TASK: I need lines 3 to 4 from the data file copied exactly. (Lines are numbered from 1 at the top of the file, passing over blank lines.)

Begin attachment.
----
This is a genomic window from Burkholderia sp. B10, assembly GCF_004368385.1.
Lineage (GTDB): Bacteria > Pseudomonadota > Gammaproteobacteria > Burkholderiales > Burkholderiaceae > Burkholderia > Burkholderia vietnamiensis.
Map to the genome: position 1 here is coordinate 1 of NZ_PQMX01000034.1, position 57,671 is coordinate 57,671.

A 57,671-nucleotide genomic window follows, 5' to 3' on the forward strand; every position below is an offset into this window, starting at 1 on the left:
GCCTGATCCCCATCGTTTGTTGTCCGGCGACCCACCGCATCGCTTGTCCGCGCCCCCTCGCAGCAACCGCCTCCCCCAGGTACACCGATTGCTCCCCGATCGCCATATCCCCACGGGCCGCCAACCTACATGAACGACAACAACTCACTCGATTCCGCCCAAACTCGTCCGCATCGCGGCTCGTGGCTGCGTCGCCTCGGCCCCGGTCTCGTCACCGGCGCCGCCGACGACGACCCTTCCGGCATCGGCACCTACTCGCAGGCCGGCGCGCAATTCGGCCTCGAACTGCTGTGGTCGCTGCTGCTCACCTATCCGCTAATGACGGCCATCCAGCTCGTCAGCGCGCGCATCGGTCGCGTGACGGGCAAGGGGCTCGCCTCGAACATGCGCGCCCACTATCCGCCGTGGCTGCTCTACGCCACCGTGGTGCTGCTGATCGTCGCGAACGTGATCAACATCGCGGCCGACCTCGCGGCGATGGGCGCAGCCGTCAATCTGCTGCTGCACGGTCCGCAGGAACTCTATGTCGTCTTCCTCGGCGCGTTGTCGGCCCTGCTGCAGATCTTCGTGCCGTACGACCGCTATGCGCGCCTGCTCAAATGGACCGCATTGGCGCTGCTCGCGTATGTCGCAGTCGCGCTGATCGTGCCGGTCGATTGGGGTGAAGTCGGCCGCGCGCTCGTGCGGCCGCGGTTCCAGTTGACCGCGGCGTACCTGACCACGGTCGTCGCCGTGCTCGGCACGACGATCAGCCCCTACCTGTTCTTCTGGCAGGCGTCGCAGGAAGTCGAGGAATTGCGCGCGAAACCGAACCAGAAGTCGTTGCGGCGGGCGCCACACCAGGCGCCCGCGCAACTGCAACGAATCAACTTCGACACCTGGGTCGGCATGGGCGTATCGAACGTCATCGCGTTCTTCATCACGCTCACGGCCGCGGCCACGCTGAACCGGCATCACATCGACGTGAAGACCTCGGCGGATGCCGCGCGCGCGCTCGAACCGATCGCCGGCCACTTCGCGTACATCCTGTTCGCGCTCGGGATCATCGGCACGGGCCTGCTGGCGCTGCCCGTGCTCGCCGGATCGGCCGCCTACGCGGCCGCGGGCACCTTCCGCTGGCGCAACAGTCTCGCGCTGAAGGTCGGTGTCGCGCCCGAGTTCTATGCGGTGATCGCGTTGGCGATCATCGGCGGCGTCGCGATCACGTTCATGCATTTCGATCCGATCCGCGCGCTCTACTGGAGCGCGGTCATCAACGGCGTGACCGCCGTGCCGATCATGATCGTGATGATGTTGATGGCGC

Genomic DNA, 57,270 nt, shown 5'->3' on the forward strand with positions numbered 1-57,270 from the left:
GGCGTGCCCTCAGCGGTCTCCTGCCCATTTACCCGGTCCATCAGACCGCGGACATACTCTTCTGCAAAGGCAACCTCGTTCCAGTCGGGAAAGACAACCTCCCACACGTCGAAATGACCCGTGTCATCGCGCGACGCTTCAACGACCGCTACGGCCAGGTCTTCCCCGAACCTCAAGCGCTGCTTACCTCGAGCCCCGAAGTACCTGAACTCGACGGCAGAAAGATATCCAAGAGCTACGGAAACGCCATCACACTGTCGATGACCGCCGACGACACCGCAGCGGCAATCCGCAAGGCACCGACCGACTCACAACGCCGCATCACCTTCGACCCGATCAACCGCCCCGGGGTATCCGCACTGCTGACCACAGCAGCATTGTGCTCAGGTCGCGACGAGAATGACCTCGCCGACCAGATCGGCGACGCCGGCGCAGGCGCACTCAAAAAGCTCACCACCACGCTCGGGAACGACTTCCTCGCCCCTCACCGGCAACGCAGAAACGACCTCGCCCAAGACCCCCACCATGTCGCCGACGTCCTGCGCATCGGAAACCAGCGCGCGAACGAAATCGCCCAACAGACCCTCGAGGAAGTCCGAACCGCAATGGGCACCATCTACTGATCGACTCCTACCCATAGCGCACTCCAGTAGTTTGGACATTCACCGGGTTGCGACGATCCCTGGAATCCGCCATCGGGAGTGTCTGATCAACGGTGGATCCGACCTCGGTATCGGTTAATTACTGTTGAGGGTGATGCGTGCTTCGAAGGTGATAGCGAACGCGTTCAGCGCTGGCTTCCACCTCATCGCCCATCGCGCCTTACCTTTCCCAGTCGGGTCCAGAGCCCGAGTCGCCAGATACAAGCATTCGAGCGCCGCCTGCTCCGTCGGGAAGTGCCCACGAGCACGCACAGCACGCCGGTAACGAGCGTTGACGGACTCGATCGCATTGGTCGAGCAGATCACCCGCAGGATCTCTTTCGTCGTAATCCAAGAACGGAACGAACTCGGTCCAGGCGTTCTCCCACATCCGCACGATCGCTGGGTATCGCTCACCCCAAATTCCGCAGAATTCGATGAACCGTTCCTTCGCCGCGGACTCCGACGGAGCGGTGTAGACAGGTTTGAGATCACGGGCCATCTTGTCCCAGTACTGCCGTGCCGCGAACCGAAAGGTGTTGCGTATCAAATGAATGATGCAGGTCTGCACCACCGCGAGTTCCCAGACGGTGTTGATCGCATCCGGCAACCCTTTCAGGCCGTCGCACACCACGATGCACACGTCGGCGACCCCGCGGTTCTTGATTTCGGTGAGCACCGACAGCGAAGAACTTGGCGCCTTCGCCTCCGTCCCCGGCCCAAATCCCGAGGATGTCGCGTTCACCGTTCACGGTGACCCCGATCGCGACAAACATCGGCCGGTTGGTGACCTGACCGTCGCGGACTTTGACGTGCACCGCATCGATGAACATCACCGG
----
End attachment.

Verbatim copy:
Map to the genome: position 1 here is coordinate 1 of NZ_PQMX01000034.1, position 57,671 is coordinate 57,671.

A 57,671-nucleotide genomic window follows, 5' to 3' on the forward strand; every position below is an offset into this window, starting at 1 on the left: